Overeaters Anonymous: This support group meets at 6 p.m. Mondays at 432 Park St. in Langley.

Whidbey Fly Fishing Club: Meets to discuss upcoming outings, listen to guest speakers and share techniques in fly fishing. It is a great opportunity for the experienced fly guy as well as the beginner wanting help with equipment, fly selection etc. This is an informal gathering meant to have fun. Meets in Greenbank. Clayton Wright at 360-969-5963 or email cdwright9@aol.com

SUPPORT GROUPS

Abdominal Deep Breathing and Relaxation: Meets first Wednesday of each month (except April 20) by appointment only by WhidbeyHealth Medical Center. 360-678-7656, ext. 2130 or 360-321-7656, ext. 2130 Adult Children of Alcoholics: Meets at 7 p.m.,Thursdays at Trinity Lutheran Church, the Annex Chapel, Freeland. This is a support group offering a 12-step program for adult children of alcoholics and dysfunctional families. www.adultchildren. org Alcoholics Anonymous: Support group for people addicted to alcohol meets in the WhidbeyHealth Medical Center conference room and other locations throughout the island. Contact Tim M. at 360-320-8936 or email timmondk@hotmail. com Alateen: Support for people with alcohol or drug-addicted friends or family. www.wa-al-anon.org Alzheimer's Caregiver Support Group: Meets the first Tuesday of the month at 10 a.m. at the Bayview Senior Center. 360-321-1600 or www.alzwa.org Alzheimer's Family Support Group Meeting: For families and others coping with memory loss and dementia. Meets 2:30-4:30 p.m. first Thursday of the month at Summer Hill Assisted Living, Oak Harbor. 360-679-1400. Breast Cancer Support Group: For women, men, family members and friends who have breast cancer or have gone through breast cancer treatment, to talk, share experiences and for support. Led by a breast cancer survivor and medical social worker. www.cancer.org Cancer Support Groups: Those interested in a cancer support group are encouraged to visit the American Cancer Society. www.cancer.org Chronic Heart Failure Class: Offered year-round by appointment only at WhidbeyHealth Medical Center 360678-7656, ext. 2134 or 360-321-7656, ext. 2134. Diabetes Health Group: Sponsored by the WhidbeyHealth Diabetes Program. 360-678-7656 ext. 2650. Domestic Violence Support Group: A group for adult female survivors of domestic violence. Eight-week sessions scheduled throughout the year. 360-675-2232. Healing Circles: A safe place to find meaning in the challenge of cancer. Open to those newly diagnosed, living with or beyond treatment and caregivers. Drop-in hours are 10 a.m. to 5 p.m. Mondays, Tuesdays and Wednesdays at 534 Camano Ave., Langley. For appointments or more information contact Diana Lindsay at 360-221-4101, www.healingcir cleslangley.org or email info@healingcircleslangley.org House of Hope Nar-Anon, 7 p.m., Thursdays, Oak Harbor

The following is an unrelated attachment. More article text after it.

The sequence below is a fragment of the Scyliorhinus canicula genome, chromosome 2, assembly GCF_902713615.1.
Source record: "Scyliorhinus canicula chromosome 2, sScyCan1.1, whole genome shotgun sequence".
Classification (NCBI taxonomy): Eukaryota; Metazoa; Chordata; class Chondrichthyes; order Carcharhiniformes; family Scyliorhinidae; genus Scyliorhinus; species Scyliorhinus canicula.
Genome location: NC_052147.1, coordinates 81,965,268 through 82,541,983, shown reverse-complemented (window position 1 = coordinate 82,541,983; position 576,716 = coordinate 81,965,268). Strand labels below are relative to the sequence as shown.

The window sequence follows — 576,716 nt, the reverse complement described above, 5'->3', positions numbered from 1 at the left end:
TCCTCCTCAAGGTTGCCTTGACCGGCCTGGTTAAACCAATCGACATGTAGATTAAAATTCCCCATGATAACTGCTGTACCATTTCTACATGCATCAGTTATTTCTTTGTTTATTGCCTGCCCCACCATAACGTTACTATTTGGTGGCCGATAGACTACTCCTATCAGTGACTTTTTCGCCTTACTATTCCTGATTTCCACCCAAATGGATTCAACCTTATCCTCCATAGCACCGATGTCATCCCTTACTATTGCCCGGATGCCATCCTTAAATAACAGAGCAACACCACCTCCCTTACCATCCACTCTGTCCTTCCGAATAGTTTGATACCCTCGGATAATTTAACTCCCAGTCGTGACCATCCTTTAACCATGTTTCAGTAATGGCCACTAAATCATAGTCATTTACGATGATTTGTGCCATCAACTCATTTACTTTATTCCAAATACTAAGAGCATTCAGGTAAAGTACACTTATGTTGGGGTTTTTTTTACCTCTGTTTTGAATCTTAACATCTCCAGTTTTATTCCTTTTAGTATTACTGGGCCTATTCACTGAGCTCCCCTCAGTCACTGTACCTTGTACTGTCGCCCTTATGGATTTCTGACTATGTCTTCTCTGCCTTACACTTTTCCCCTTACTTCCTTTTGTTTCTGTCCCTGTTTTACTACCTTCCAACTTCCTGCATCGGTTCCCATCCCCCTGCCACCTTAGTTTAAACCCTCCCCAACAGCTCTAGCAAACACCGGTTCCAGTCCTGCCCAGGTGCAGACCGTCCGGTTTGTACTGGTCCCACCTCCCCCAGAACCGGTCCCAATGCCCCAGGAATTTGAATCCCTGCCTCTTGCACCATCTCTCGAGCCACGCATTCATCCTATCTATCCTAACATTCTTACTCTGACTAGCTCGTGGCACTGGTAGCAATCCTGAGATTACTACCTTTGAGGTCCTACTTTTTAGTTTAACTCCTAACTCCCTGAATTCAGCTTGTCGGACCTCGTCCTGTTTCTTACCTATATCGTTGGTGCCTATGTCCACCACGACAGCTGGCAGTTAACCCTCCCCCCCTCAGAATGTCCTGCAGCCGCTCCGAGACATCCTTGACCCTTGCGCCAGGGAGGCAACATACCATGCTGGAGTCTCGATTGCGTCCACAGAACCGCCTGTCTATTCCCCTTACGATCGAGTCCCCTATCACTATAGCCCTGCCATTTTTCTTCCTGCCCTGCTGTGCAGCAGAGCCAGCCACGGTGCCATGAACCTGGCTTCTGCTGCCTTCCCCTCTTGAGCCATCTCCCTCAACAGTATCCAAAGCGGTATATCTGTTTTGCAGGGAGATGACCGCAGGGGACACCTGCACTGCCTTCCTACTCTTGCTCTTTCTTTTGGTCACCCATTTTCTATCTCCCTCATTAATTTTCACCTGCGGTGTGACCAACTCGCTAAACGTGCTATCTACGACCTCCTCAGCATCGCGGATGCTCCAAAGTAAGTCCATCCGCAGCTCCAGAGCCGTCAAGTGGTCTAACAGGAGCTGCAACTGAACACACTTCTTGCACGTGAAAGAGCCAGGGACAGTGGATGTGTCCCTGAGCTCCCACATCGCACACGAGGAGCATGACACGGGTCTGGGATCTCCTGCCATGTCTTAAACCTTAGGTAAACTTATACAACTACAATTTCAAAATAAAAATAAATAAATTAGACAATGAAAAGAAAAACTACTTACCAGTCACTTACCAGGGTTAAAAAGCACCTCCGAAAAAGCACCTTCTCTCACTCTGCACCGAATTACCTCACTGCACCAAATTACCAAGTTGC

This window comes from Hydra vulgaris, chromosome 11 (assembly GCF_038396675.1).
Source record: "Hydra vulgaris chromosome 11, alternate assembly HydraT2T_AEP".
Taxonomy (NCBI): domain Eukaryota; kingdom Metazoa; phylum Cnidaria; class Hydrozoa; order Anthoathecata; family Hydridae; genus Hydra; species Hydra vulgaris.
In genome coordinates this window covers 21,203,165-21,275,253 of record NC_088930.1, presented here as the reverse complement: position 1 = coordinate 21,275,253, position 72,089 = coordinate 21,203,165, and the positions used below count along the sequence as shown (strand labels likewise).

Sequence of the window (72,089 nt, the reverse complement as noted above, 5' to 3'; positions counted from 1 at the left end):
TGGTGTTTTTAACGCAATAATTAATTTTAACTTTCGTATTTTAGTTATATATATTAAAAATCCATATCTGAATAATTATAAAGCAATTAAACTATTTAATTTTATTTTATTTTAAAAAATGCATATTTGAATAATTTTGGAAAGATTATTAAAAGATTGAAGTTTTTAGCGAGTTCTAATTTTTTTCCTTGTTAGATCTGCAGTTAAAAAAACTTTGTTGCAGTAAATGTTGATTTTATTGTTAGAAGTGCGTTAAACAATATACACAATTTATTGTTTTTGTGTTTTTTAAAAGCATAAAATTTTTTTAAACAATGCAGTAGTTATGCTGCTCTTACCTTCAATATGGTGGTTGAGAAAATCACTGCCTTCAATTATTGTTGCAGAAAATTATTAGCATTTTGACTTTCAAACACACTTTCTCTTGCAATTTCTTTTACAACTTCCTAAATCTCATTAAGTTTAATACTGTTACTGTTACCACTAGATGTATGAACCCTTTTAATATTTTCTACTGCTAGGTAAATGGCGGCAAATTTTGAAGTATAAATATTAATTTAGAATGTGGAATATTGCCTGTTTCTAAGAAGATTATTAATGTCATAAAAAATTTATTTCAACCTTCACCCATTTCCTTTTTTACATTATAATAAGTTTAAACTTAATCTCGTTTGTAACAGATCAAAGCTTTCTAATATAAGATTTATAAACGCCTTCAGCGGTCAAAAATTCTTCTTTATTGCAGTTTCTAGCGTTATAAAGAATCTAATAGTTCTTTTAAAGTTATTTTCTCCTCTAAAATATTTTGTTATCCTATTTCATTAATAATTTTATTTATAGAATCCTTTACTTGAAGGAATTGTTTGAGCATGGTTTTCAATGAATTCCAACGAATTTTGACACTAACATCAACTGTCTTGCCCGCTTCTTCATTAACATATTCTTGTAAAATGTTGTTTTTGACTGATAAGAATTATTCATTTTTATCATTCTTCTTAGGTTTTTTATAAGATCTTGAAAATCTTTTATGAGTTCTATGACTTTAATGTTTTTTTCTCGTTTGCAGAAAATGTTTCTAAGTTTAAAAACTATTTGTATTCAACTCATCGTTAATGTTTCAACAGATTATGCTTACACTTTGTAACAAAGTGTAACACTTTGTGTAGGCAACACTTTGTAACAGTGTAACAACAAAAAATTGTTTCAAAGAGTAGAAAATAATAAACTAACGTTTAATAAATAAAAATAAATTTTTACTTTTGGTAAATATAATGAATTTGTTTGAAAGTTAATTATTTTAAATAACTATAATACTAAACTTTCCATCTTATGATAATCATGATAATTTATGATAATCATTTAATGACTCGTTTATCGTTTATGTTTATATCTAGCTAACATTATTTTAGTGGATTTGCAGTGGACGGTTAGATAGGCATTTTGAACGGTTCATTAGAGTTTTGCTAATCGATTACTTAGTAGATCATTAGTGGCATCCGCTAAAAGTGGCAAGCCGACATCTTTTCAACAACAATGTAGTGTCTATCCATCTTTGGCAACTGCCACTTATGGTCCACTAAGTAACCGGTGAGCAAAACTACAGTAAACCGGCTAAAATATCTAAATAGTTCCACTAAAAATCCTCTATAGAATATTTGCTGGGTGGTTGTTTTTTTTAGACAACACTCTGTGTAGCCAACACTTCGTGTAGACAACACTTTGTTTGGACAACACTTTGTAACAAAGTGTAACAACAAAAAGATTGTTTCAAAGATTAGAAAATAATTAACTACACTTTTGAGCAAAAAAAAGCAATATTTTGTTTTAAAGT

Living with Loss: Designed to help people work through the normal and needed process of grief. Four-week seminars scheduled throughout the year in Coupeville. Registration required. Call Rev. Dave Bienick at 360-321-1372.

Parkinson's Support Group: Offers various programs and activities to assist people with Parkinson's and caregivers in maximizing strengths, minimizing impediments and achieving and maintaining full potential. Meets every first Friday of each month at the Cherry Hill Club House, Oak Harbor and every second Tuesday at the Bayview Senior Center. Call Carolyn Hanson at 360-279-1785. Suicide Grief Support Group: Meets the second Wednesday of each month starting Jan. 13 from 6-7:30 p.m. in the WhidbeyHealth Hospice Care Conference Room 202 N. Main St. 360-321-1372. Vision Impaired Support Group: Meets 2-3:30 p.m. the fourth Tuesday of the month at the Oak Harbor Senior Center. Call Phil Holdsworth at 360-239-5164 or Phil Blehl at 360-969-2364.

YOUTH